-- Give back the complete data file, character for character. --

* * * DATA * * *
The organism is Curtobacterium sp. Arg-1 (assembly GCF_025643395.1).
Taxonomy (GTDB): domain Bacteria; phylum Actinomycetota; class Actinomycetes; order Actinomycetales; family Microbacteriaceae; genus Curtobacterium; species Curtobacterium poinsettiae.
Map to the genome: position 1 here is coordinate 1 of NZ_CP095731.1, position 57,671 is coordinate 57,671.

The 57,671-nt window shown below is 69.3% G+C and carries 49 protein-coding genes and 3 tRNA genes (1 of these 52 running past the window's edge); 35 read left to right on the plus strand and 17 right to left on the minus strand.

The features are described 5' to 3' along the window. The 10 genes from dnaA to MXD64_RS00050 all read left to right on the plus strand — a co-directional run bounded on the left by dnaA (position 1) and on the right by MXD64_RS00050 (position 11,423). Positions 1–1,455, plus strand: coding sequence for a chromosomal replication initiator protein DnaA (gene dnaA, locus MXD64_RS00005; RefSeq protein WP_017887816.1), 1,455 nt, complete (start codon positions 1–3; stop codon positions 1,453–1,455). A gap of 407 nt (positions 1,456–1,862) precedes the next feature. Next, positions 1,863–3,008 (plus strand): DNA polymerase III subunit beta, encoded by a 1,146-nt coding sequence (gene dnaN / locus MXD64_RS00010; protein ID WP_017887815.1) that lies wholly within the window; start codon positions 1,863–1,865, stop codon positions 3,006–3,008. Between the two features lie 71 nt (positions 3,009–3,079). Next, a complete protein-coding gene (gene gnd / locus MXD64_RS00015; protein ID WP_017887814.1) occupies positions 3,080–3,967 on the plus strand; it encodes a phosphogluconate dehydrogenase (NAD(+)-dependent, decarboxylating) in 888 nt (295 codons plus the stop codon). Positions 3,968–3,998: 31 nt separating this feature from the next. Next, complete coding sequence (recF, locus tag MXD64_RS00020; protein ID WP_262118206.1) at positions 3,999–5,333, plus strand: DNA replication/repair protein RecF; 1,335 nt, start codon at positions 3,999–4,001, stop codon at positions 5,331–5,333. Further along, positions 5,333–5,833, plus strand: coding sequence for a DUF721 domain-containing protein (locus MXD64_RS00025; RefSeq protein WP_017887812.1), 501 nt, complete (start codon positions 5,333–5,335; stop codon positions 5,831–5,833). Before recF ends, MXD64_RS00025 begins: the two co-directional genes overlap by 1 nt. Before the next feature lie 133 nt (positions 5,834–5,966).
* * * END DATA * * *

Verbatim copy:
The organism is Curtobacterium sp. Arg-1 (assembly GCF_025643395.1).
Taxonomy (GTDB): domain Bacteria; phylum Actinomycetota; class Actinomycetes; order Actinomycetales; family Microbacteriaceae; genus Curtobacterium; species Curtobacterium poinsettiae.
Map to the genome: position 1 here is coordinate 1 of NZ_CP095731.1, position 57,671 is coordinate 57,671.

The 57,671-nt window shown below is 69.3% G+C and carries 49 protein-coding genes and 3 tRNA genes (1 of these 52 running past the window's edge); 35 read left to right on the plus strand and 17 right to left on the minus strand.

The features are described 5' to 3' along the window. The 10 genes from dnaA to MXD64_RS00050 all read left to right on the plus strand — a co-directional run bounded on the left by dnaA (position 1) and on the right by MXD64_RS00050 (position 11,423). Positions 1–1,455, plus strand: coding sequence for a chromosomal replication initiator protein DnaA (gene dnaA, locus MXD64_RS00005; RefSeq protein WP_017887816.1), 1,455 nt, complete (start codon positions 1–3; stop codon positions 1,453–1,455). A gap of 407 nt (positions 1,456–1,862) precedes the next feature. Next, positions 1,863–3,008 (plus strand): DNA polymerase III subunit beta, encoded by a 1,146-nt coding sequence (gene dnaN / locus MXD64_RS00010; protein ID WP_017887815.1) that lies wholly within the window; start codon positions 1,863–1,865, stop codon positions 3,006–3,008. Between the two features lie 71 nt (positions 3,009–3,079). Next, a complete protein-coding gene (gene gnd / locus MXD64_RS00015; protein ID WP_017887814.1) occupies positions 3,080–3,967 on the plus strand; it encodes a phosphogluconate dehydrogenase (NAD(+)-dependent, decarboxylating) in 888 nt (295 codons plus the stop codon). Positions 3,968–3,998: 31 nt separating this feature from the next. Next, complete coding sequence (recF, locus tag MXD64_RS00020; protein ID WP_262118206.1) at positions 3,999–5,333, plus strand: DNA replication/repair protein RecF; 1,335 nt, start codon at positions 3,999–4,001, stop codon at positions 5,331–5,333. Further along, positions 5,333–5,833, plus strand: coding sequence for a DUF721 domain-containing protein (locus MXD64_RS00025; RefSeq protein WP_017887812.1), 501 nt, complete (start codon positions 5,333–5,335; stop codon positions 5,831–5,833). Before recF ends, MXD64_RS00025 begins: the two co-directional genes overlap by 1 nt. Before the next feature lie 133 nt (positions 5,834–5,966).